Any doubt that Donald Trump is an enemy of the LGBTQ community was erased Tuesday, when his administration gave Congress a draft of subjects to be included in the 2020 census—subjects that did not include questions related to “sexual orientation and gender identity.” An initial proposal for the decennial survey was said to include questions related to both for the first time in its history. So what happened, and what’s at stake?

The omission was swiftly denounced by pro-LGBTQ activists and federal lawmakers who insist that identifying these people is a crucial step in developing public policies that serve them directly.

“Information from these surveys helps the government to enforce federal laws like the Violence Against Women Act and the Fair Housing Act and to determine how to allocate resources like housing supports and food stamps,” Meghan Maury, criminal and economic justice project director at the National LGBTQ Task Force, said in a statement. “If the government doesn’t know how many LGBTQ people live in a community, how can it do its job to ensure we’re getting fair and adequate access to the rights, protections and services we need?” she added.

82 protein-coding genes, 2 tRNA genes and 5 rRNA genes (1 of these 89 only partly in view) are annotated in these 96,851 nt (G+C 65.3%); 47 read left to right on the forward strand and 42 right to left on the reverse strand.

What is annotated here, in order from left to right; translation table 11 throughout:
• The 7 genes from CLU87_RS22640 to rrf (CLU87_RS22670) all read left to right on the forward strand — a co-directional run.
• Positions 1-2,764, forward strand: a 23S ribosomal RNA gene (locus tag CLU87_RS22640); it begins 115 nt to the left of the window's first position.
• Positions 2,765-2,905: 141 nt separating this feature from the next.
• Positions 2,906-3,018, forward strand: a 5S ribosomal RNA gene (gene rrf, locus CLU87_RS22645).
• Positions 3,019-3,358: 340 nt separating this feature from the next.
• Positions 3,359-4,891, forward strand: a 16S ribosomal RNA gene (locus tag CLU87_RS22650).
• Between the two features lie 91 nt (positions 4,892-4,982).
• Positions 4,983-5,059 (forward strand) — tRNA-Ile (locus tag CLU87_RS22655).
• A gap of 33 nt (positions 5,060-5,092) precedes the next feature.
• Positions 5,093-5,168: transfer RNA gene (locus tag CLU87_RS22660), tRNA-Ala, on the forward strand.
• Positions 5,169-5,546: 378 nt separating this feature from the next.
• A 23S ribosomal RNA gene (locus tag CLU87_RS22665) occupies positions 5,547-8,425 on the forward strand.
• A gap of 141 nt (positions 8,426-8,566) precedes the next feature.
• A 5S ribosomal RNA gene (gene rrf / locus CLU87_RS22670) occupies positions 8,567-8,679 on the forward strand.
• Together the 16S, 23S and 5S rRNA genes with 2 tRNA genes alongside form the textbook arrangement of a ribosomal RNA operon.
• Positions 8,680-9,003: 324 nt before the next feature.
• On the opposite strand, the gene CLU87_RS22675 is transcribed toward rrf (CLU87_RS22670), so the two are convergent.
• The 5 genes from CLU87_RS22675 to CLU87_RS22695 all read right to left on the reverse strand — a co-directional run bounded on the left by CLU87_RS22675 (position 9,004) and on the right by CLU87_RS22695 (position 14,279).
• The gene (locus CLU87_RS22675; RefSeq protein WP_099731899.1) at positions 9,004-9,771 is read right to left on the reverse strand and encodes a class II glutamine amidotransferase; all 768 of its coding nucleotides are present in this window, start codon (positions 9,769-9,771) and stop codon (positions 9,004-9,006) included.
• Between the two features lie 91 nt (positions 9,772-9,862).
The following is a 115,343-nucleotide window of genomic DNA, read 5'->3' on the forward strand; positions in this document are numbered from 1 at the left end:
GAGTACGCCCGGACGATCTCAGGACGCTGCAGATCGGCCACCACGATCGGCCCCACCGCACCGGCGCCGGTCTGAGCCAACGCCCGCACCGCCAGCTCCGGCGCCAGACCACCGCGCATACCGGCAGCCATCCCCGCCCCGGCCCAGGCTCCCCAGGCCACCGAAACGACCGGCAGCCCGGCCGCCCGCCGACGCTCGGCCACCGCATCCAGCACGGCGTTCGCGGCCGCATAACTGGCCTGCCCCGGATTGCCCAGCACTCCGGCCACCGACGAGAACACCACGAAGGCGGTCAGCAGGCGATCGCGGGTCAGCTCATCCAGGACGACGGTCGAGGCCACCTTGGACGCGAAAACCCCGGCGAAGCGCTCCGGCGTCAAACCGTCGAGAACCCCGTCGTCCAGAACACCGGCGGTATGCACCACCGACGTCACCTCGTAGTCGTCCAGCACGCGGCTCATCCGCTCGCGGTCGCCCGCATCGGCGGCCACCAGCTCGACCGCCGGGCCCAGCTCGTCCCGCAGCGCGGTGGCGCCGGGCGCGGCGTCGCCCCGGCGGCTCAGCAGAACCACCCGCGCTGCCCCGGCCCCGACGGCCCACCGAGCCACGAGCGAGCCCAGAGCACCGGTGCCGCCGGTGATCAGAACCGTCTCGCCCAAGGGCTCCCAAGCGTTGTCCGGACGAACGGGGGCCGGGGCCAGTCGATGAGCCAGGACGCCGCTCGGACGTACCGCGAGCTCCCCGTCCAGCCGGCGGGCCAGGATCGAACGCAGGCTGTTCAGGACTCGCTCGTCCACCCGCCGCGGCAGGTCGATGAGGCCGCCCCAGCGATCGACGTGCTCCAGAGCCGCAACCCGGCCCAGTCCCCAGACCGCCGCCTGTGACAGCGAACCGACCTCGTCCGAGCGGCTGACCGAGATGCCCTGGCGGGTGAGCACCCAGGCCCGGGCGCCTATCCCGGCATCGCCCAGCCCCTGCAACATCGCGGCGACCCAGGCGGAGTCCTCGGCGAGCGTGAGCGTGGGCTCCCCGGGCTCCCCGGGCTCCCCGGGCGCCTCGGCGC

The Human Rights Campaign took to Twitter to voice its outrage over the erasure and started a #CantEraseUs hashtag. “LGBT people deserve to be heard and given a voice just like everyone else. We are equal and Trump #CantEraseUs,” the organization wrote. Chelsea Clinton also chimed in, writing, “This is outrageous. No one should be invisible in America.”

According to a report from the Washington Times, the original subjects list “inadvertently listed” the criteria, which were removed because there isnt’ a “federal need” for that specific data.

As of 2013, same sex spouses have been counted in the census, but with antigay marriage ideologues like Mike Pence and Supreme Court nominee Neil Gorsuch in the federal government’s driver’s seat, it might not be long before they’re also removed.